It’s not uncommon to feel there simply isn’t enough time in the workday to accomplish everything on your to-do list.
If you’re trying to oversee multiple employees and client accounts and creative projects, it may sometimes seem like you’re merely treading water—trying to not drown and expending a lot of energy, but feeling like you’re getting nowhere.
The good news is that you don’t actually need more hours in your day to break this demoralizing cycle of being overwhelmed and feeling stuck. It’s all about making the most of the hours you do have with some conscientious time management practices and intentional delegation tactics.
What are the Key Elements of Time Management?
There are various approaches you can take to time management and different frameworks professionals use to implement it. One popular way to categorize tasks and plan ahead is the 4 Ds: Delegate, Dodge, Delete and Do.
Using these four overarching themes, you can streamline your decision-making process when it comes to choosing what tasks to prioritize. Here are a few tips to get you started using the four Ds:
Time Management Method 1: Delegate
Maybe you’re used to being an employee or having to do everything yourself when you were just starting your marketing agency. And now that it’s expanding, it can be challenging to let go and trust others with certain tasks.
However, you don’t need me to tell you that trying to juggle too many responsibilities is often how they get overlooked or not given the effort you desire. Talk about feeding the flames of imposter syndrome! Meanwhile, you may not have enough time and energy to accomplish your essential roles as a leader.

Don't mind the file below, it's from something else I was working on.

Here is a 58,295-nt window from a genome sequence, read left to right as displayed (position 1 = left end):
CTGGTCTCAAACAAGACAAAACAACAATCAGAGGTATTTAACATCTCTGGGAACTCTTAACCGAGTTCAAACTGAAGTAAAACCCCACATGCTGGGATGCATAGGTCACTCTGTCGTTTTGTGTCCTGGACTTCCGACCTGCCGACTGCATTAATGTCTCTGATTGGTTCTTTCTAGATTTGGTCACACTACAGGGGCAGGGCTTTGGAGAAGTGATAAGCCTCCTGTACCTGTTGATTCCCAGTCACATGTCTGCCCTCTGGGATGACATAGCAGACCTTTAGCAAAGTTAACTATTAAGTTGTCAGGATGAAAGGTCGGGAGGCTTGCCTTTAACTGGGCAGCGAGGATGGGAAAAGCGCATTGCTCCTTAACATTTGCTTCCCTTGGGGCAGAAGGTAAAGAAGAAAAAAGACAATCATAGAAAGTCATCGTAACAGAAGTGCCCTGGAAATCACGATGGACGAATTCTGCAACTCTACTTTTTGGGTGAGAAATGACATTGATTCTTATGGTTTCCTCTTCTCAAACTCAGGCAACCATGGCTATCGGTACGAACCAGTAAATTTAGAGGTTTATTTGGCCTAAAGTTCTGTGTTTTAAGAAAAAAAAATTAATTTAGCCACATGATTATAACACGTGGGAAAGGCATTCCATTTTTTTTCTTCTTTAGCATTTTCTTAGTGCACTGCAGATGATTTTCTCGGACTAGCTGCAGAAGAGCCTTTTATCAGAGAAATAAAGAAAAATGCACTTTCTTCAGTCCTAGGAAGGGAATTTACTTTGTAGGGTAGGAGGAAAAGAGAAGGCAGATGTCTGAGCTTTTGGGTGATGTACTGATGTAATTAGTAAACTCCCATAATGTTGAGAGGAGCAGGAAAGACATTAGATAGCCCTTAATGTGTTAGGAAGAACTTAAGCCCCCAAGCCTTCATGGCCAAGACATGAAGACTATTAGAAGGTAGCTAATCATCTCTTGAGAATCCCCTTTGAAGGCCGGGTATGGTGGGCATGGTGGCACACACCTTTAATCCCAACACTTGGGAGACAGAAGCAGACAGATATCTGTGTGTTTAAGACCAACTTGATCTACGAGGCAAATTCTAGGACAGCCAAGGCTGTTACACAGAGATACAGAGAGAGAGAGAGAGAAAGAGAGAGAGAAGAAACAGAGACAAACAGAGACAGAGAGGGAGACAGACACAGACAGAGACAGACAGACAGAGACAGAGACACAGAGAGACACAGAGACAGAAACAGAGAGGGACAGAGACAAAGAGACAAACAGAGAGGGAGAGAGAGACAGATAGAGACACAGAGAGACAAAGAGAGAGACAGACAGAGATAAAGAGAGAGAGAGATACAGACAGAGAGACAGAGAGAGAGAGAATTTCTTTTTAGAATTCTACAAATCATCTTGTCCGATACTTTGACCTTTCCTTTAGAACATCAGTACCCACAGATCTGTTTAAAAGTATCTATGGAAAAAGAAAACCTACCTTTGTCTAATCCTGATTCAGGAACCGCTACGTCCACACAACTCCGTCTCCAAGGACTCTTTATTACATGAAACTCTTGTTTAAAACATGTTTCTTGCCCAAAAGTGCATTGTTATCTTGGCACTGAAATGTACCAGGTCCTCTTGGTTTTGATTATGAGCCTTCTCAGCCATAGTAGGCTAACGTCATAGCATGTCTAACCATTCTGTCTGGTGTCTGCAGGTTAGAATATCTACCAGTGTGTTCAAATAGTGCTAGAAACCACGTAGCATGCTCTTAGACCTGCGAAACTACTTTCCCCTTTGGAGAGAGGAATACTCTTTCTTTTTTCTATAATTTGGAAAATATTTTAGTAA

You can fix this.
Take time to outline everything that needs to be done for your business to run smoothly. Identify the tasks that absolutely must be done by you, those that require your specific expertise or administrative authority. Then look for opportunities to delegate the remaining tasks to your employees or potentially hire independent contractors.
The 5, 50, 500, 5000 Exercise
You can try the 5, 50, 500, 5000 exercise if you’re feeling a bit stuck on how to know what to delegate versus complete yourself.
1. Grab a pad of sticky notes and start writing down your responsibilities. Write down as many as you can think of.
2. Next to each responsibility, also allocate a dollar amount that you would be willing to pay someone to do that task for you.
3. Make yourself four columns on a worksheet, whiteboard, or white paper.
4. Mark one of each column with $5, $50, $500, and $5000.
5. Allocate each sticky note to the column closest matching the dollar amount you would be willing to pay someone to do that task for you.
Once allocated, you, the agency owner should be managing only the $5,000 tasks. Keep those.
The primary agency operations manager (which may still be you for the time being) is responsible for the $500 tasks. If that’s you, keep those. If it’s not you, set up a meeting with them to review the tasks you need them to start managing and setup any trainings necessary.